2) I am a retired PA who has taken and passed the PANRE multiple times, but I decided to let my NCCPA certification lapse when I retired.  Can you reinstate my certification so that I may help during this crisis?

Although we commend your desire to help with the current crisis, we cannot reinstate your certification until you meet the requirements, which would include earning/logging Continuing Medical Education credits and passing PANRE. 

Medical licensure and regulation are governed at the state level. We have been informed that some states issue temporary licenses or limited permits, under certain conditions, especially in situations like the one we are currently experiencing, with the federal and many state governments having declared a state of emergency. We recommend that any PAs seeking to regain certification so that they can apply for licensure should contact the licensing body in their respective state to find out if there are options available, such as a temporary license or limited permit.

3) Can NCCPA reinstate certification to PAs whose certification has been revoked to assist with the national emergency?

NCCPA is unable to reinstate certification following a non-permanent revocation without re-establishing eligibility for NCCPA certification. We appreciate and understand your desire to help during this national emergency. However, in order to re-establish eligibility for NCCPA certification, you must meet the requirements and submit an application for re-establishment. Click here and visit Section II. D. for more detailed information regarding the requirements for re-establishment.

CME/ RECERTIFICATION REQUIREMENTS

1) AAPA just announced the cancelation of the AAPA conference in May. My state cancelled its CME program too. Will the deadline for earning and logging Category I CME be extended?

At this point, it is still early for NCCPA to determine a definitive answer to this question, as the situation with the COVID-19 changes rapidly.  Please know that the NCCPA Board of Directors and staff are closely monitoring this situation and the impact on certified PAs.  As any additional decisions are made and any new information is available, we will be sure to keep PAs informed.  In the interim, a number of CME providers offer opportunities to earn credits through online resources, and some of them are offered at no or little cost.  We suggest researching those opportunities while you await responses and updates from NCCPA and your CME providers. Also, please continue to check our website for news and announcements related to COVID-19.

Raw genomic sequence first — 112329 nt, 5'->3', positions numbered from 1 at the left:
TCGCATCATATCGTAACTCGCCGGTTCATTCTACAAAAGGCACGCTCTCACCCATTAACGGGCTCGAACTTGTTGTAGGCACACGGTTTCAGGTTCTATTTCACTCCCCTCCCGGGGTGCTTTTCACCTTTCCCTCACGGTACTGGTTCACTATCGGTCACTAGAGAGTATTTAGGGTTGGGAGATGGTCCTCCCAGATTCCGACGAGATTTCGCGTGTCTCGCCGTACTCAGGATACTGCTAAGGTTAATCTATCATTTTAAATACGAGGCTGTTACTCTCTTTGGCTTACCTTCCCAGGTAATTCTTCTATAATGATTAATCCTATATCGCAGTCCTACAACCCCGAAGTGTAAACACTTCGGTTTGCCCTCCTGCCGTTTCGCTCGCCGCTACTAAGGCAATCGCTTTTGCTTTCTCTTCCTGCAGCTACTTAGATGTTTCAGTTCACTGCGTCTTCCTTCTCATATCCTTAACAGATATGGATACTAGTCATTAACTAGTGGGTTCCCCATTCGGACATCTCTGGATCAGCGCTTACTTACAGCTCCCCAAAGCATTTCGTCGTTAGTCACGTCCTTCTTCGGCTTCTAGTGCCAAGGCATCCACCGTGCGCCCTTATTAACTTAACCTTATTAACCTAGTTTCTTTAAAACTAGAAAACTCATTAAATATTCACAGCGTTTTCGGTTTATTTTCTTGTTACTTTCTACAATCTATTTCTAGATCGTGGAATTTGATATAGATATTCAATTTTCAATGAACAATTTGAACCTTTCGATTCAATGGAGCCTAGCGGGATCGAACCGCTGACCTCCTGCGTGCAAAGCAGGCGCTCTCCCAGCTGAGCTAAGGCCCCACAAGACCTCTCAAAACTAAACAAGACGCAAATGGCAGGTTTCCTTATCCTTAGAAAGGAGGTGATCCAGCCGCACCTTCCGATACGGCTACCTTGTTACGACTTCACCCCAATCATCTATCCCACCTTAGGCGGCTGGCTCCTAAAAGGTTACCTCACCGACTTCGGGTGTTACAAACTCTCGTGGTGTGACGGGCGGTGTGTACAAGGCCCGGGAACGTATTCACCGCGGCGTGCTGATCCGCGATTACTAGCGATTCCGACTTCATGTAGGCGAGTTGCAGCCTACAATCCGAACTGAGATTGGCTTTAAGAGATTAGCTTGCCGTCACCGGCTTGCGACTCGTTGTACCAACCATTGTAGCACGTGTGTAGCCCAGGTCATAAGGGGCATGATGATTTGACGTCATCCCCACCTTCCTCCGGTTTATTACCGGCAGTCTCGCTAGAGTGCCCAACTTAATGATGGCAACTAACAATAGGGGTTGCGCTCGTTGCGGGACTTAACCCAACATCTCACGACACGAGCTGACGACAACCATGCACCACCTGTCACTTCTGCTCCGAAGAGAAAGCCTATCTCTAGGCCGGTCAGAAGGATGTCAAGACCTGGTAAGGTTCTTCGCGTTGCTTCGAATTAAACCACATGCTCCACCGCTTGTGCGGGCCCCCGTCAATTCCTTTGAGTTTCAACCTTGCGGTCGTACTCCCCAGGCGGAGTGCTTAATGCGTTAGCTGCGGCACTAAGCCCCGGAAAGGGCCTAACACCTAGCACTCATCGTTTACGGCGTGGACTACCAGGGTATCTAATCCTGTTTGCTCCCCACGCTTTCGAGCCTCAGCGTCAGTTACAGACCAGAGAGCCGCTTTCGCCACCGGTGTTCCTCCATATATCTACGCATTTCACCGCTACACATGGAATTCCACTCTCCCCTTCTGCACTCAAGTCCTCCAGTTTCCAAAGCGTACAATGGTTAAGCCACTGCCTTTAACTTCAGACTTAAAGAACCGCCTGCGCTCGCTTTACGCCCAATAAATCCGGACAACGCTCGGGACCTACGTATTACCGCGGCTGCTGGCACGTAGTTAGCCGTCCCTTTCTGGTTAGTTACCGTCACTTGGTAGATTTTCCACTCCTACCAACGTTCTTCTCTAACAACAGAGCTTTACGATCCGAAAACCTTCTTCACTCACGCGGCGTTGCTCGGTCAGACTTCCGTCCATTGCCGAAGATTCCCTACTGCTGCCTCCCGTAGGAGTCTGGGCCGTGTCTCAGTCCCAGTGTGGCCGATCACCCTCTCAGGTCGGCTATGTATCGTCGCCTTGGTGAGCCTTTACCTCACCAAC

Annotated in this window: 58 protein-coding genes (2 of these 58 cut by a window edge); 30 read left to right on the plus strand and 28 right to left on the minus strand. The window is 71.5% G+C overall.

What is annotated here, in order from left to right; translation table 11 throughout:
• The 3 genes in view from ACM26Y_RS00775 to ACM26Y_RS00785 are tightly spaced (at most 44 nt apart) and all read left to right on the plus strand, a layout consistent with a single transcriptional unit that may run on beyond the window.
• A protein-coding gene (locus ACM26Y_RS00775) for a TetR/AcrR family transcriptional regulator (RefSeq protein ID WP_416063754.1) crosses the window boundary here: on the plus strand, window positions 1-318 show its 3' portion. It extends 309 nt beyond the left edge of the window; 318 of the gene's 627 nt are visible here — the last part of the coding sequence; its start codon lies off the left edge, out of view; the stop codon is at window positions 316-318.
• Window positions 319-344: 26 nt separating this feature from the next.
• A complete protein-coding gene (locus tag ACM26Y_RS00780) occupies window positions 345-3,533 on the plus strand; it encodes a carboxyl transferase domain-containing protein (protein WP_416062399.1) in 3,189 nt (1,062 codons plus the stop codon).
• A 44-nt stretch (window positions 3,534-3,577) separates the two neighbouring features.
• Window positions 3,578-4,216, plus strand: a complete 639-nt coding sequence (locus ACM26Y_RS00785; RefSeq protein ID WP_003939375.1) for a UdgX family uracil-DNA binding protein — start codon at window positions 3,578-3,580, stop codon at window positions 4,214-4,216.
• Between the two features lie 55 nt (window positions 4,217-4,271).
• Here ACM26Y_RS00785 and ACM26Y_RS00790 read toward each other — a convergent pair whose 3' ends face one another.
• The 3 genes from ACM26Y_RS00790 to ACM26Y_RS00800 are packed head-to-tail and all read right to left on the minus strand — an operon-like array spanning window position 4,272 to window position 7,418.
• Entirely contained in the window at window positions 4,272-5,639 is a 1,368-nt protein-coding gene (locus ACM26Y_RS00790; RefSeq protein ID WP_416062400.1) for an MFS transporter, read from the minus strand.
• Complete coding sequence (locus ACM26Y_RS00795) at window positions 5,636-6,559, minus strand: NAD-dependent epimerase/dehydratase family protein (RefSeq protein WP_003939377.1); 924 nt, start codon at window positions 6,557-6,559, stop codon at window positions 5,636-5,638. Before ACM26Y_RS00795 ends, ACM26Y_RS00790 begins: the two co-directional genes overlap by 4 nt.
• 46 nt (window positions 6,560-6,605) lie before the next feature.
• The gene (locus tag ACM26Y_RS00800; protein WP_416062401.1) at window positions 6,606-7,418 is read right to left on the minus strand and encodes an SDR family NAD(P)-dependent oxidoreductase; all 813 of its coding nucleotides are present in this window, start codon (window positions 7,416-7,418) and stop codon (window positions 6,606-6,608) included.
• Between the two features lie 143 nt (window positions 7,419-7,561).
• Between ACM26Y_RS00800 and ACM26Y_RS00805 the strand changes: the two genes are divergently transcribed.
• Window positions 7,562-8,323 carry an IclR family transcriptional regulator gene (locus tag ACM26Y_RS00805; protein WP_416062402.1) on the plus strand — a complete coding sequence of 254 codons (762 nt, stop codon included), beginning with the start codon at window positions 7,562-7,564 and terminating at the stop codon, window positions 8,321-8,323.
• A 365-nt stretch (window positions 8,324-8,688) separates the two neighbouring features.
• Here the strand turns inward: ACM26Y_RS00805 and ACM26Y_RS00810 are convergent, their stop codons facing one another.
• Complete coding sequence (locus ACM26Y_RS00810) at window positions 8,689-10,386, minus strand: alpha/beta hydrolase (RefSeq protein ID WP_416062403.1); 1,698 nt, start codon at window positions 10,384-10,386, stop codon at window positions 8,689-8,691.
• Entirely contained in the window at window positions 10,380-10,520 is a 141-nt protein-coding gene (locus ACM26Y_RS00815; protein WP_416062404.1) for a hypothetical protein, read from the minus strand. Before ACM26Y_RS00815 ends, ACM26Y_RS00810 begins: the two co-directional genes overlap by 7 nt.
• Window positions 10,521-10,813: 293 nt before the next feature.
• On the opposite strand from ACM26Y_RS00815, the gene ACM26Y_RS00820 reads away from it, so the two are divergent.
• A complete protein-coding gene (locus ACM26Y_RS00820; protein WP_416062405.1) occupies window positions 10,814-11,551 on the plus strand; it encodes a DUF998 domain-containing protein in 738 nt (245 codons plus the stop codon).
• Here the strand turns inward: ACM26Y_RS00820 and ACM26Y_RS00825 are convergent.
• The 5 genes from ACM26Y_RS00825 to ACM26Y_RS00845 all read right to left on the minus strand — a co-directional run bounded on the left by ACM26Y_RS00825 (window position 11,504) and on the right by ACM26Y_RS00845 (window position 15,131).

2) Can I submit an Exception to Policy request if I am unable to meet my requirements due to the COVID-19 national emergency?

NCCPA considers exceptions to policy (ETP) based on extenuating circumstances. If you have been directly impacted by the COVID-19 pandemic and are unable to meet requirements outside of what NCCPA has already provided, you may submit an ETP. Please note, it is at NCCPA’s discretion to grant or deny requests and submitting an ETP does not guarantee approval. Supporting documentation will be required in order to consider an ETP. For detailed information on submitting an ETP, click here.

MISCELLANEOUS

1) At our institution, we have a limited supply of PPE (masks, gloves, etc.) and are risking exposure.  Can you point us in the right direction for help?

You may locate information related to the PPE shortage by visiting your state medical board website and also contact your employer.


PREVIOUS NCCPA COMMUNICATIONS ON THE CORONAVIRUS

4/2/20







LICENSURE/TEMPORARY LICENSURE

1) How is PA practice regulated? How do I get a PA license?

PA practice is regulated by licensing boards in each state. (PAs in the military undergo a federal privilege process.) In most states, PA licenses are issued through the medical board; although in some states, PAs are licensed through osteopathic and physician assistant licensing boards. Each state determines the requirements needed to obtain and maintain licensure for that state.  You may contact the state in which you plan to obtain licensure to obtain information about their licensure requirements.

2) Does my state grant temporary PA license?

NCCPA has been informed that some states grant temporary licenses for PAs.  Requirements for PA licenses, including provision and temporary licenses, are regulated by each state licensing board. Current situations surrounding the COVID-19 pandemic may have also caused states to revise their requirements for licensure. You should contact your state licensing board directly for more detailed information on licensure requirements, particularly during the national emergency.

You can read additional information here.

ADDITIONAL RESOURCES

Pearson Vue Coronavirus Updates

Important test delivery information pertaining to the coronavirus (COVID-19) from Pearson Vue

 

 


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AAPA COVID-19 Resources

PA State laws and regulations (AAPA login required), summary of states offering temporary license prior to certification, and tools and resources  to help you continue to practice medicine safely and effectively, while keeping your own health in mind from AAPA

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PAEA Coronavirus Resources

Information for PAEA members on the developing coronavirus (COVID-19) situation and how it is affecting U.S. educational institutions and students on rotations in the U.S. and abroad